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What Gym Exercises Will Improve My Tennis Serve?

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When it comes to serving in tennis, we all want more power. While placement and consistency are just as important, power seems to be all that people talk about on the serve.

We marvel at watching Serena Williams and John Isner hit 120-140 mph serves. Yet most club players can’t even break the 100 mph mark. Is it because they lack power?

Well, yes and no. Some players have power and others don’t, but technique is also definitely a big factor when it comes to hitting fast serves.

But some players have solid technique and still lack the serve velocity they wish to achieve. You may be one of those people. So what can we do to increase serve power?

The solution can be found in doing certain gym exercises that will increase the fast twitch muscle fibers in our bodies. These serve exercises will improve our explosiveness, helping us achieve higher serve velocities.

It’s important to point out that serve velocity comes from three distinct phases of the serve motion. I’ve listed them below.

  1. Racket Drop
  2. Pronation
  3. Knee bend and explosion upwards of body

These three parts of the serve account for almost all the power. If you lack in one, you’ll never achieve your maximum potential for serve power. If you lack in two, you have your work cut out for you.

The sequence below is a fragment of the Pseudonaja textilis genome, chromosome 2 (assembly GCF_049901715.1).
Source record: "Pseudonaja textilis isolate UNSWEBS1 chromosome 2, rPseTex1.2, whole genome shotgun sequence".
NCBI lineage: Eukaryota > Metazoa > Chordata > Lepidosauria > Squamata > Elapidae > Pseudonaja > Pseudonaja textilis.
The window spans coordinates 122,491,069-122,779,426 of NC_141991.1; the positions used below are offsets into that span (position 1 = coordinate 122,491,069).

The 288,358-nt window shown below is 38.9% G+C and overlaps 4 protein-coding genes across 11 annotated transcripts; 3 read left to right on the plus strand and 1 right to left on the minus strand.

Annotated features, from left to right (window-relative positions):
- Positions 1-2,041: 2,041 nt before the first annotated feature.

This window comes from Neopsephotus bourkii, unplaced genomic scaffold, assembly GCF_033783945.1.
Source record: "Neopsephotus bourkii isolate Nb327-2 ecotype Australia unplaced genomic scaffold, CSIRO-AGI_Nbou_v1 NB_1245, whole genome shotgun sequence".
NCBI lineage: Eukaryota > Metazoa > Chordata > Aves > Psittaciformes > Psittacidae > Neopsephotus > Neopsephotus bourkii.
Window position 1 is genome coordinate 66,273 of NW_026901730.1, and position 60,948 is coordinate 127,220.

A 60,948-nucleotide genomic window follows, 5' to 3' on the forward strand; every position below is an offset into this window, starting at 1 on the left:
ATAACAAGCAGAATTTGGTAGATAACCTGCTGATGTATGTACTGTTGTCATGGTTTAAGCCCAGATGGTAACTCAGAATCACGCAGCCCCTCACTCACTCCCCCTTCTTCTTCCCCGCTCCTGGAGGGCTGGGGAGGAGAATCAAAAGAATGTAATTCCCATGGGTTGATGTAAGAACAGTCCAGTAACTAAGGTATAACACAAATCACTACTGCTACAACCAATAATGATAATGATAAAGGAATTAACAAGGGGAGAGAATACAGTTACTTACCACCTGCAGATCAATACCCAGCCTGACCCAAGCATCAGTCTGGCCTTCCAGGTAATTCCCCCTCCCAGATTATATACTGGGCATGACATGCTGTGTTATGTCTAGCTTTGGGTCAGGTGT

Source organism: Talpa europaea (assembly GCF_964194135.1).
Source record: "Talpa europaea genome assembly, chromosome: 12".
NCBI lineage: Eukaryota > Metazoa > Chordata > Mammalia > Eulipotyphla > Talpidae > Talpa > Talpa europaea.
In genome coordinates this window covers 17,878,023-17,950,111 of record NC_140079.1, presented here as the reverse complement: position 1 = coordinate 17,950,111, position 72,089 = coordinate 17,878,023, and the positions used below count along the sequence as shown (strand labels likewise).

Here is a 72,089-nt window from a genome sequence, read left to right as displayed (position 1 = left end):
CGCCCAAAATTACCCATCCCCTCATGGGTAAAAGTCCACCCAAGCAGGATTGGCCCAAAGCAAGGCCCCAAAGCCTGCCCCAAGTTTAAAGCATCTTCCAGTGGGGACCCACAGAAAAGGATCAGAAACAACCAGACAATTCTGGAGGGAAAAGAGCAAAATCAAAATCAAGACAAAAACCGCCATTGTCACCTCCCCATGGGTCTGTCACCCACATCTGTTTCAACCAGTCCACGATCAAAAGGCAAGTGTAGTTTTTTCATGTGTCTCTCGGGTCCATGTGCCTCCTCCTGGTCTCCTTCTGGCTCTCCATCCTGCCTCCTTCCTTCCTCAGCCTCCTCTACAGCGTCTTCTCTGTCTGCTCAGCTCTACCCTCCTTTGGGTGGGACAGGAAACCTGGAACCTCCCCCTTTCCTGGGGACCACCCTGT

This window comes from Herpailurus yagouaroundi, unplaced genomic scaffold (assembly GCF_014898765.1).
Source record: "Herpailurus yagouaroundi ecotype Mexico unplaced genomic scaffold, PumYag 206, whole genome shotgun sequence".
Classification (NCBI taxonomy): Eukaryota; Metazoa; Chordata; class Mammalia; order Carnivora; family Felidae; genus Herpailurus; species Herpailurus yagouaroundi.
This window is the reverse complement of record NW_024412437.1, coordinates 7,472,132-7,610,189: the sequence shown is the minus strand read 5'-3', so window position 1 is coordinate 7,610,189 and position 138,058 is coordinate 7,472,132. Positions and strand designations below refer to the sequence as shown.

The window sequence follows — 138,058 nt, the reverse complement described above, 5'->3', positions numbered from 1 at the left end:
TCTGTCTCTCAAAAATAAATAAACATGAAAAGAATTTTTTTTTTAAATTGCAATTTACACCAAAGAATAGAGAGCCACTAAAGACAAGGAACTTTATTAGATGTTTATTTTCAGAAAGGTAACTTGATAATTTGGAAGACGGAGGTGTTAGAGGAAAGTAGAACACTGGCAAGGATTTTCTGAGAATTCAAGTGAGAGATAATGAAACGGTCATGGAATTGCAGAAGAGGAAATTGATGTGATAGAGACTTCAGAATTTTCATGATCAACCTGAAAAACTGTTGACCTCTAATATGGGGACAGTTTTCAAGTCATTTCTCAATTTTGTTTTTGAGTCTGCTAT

I could get into a long discussion of each one. But I’ll give a quick summary of each. My point is that we need to do gym exercises that will improve the ability to do each phase better.

Racket Drop – This is the part of the serve swing where the tip of the racket will drop near the server’s lower back. Generally, the deeper the racket drop, the more power is produced. Flexibility is key here in the shoulder.

Pronation – I’ve discussed pronation in many other blog posts and videos. It’s basically swiveling of the radius and ulna bones in the forearm. If you place your arm straight out in front of you with palm up, that’s called supination. Now turn your palm down by just swiveling your arm. When your palm is down, that’s called pronation. Pronation can produce tremendous racket head speed in a very short space.

Knee Bend And Explosion Of The Body Upward – This is the most crucial part of the serve motion and the one we can improve the most with gym exercises. This is also the phase that almost all club players struggle with. If you watch a professional tennis player’s serve motion compared with a club player, this part is the most glaring difference.

Why is that true? Because most club players don’t bend their knees enough and explode up into the air. They also don’t jump forward enough. Doing so requires strength, power, and explosion from the legs.

So why do club players suffer in this part of the serve? I believe there are several good reasons. One is that they weren’t trained to do so. Professional players are trained from an early age to explode into the serve.

The second reason is that club players don’t possess the energy and athleticism to consistently explode up into the ball. Many club players are older people with less-than-perfect knees. The upward explosion into the ball is an athletic move that many club players can’t perform.

I think we see pro players on TV so often that we take for granted how much they are actually jumping up to hit the ball. And that takes a lot of energy to do over 3-5 sets. Most club players barely get off the ground.